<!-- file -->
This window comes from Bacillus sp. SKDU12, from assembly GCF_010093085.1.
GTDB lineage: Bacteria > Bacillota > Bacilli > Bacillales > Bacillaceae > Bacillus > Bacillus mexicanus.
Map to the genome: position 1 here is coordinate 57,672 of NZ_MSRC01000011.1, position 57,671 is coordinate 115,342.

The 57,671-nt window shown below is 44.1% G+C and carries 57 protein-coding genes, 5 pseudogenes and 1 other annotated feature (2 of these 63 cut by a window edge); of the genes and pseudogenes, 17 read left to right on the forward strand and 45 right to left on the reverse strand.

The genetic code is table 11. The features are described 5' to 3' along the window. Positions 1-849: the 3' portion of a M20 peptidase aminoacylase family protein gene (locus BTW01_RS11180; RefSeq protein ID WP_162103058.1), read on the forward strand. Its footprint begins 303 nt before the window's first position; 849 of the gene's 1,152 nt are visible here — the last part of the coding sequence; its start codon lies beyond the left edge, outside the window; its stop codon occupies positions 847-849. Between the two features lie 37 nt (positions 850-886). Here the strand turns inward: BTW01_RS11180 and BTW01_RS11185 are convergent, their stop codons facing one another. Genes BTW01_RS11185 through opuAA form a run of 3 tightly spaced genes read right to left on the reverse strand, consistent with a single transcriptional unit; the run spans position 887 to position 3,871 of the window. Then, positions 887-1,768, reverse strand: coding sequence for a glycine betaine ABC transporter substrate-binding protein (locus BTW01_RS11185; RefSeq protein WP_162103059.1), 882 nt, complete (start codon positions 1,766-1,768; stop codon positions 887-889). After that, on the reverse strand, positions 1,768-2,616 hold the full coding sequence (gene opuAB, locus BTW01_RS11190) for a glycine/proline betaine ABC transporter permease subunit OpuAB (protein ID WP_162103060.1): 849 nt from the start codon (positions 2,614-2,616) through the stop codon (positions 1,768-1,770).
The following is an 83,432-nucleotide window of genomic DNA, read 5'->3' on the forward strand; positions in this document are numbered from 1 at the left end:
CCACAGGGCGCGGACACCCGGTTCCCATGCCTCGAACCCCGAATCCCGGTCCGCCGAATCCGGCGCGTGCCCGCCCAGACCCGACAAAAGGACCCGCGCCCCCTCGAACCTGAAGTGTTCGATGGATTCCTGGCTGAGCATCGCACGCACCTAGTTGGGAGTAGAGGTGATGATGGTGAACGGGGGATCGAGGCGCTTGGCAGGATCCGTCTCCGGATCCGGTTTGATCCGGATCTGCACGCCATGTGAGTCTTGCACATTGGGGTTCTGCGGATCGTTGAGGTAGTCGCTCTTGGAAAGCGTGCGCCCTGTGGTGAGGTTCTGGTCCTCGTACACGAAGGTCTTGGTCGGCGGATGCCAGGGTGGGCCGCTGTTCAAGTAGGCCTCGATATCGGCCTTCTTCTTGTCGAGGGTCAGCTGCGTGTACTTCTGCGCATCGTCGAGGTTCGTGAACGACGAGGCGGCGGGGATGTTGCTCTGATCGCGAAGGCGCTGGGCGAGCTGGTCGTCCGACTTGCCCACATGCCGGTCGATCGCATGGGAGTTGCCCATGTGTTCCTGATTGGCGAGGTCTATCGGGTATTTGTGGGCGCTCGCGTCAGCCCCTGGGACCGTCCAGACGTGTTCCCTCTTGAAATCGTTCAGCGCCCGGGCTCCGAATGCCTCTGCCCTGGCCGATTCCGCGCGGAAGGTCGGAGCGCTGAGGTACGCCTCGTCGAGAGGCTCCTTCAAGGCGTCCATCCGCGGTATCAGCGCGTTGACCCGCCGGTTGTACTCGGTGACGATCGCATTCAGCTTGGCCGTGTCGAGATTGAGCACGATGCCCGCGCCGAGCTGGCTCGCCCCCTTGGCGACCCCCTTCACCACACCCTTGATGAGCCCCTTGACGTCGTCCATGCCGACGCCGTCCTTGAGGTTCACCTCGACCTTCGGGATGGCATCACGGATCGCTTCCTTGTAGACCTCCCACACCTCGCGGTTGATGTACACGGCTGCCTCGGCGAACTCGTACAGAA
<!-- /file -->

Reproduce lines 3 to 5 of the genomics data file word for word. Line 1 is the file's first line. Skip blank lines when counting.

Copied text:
Map to the genome: position 1 here is coordinate 57,672 of NZ_MSRC01000011.1, position 57,671 is coordinate 115,342.

The 57,671-nt window shown below is 44.1% G+C and carries 57 protein-coding genes, 5 pseudogenes and 1 other annotated feature (2 of these 63 cut by a window edge); of the genes and pseudogenes, 17 read left to right on the forward strand and 45 right to left on the reverse strand.

The genetic code is table 11. The features are described 5' to 3' along the window. Positions 1-849: the 3' portion of a M20 peptidase aminoacylase family protein gene (locus BTW01_RS11180; RefSeq protein ID WP_162103058.1), read on the forward strand. Its footprint begins 303 nt before the window's first position; 849 of the gene's 1,152 nt are visible here — the last part of the coding sequence; its start codon lies beyond the left edge, outside the window; its stop codon occupies positions 847-849. Between the two features lie 37 nt (positions 850-886). Here the strand turns inward: BTW01_RS11180 and BTW01_RS11185 are convergent, their stop codons facing one another. Genes BTW01_RS11185 through opuAA form a run of 3 tightly spaced genes read right to left on the reverse strand, consistent with a single transcriptional unit; the run spans position 887 to position 3,871 of the window. Then, positions 887-1,768, reverse strand: coding sequence for a glycine betaine ABC transporter substrate-binding protein (locus BTW01_RS11185; RefSeq protein WP_162103059.1), 882 nt, complete (start codon positions 1,766-1,768; stop codon positions 887-889). After that, on the reverse strand, positions 1,768-2,616 hold the full coding sequence (gene opuAB, locus BTW01_RS11190) for a glycine/proline betaine ABC transporter permease subunit OpuAB (protein ID WP_162103060.1): 849 nt from the start codon (positions 2,614-2,616) through the stop codon (positions 1,768-1,770).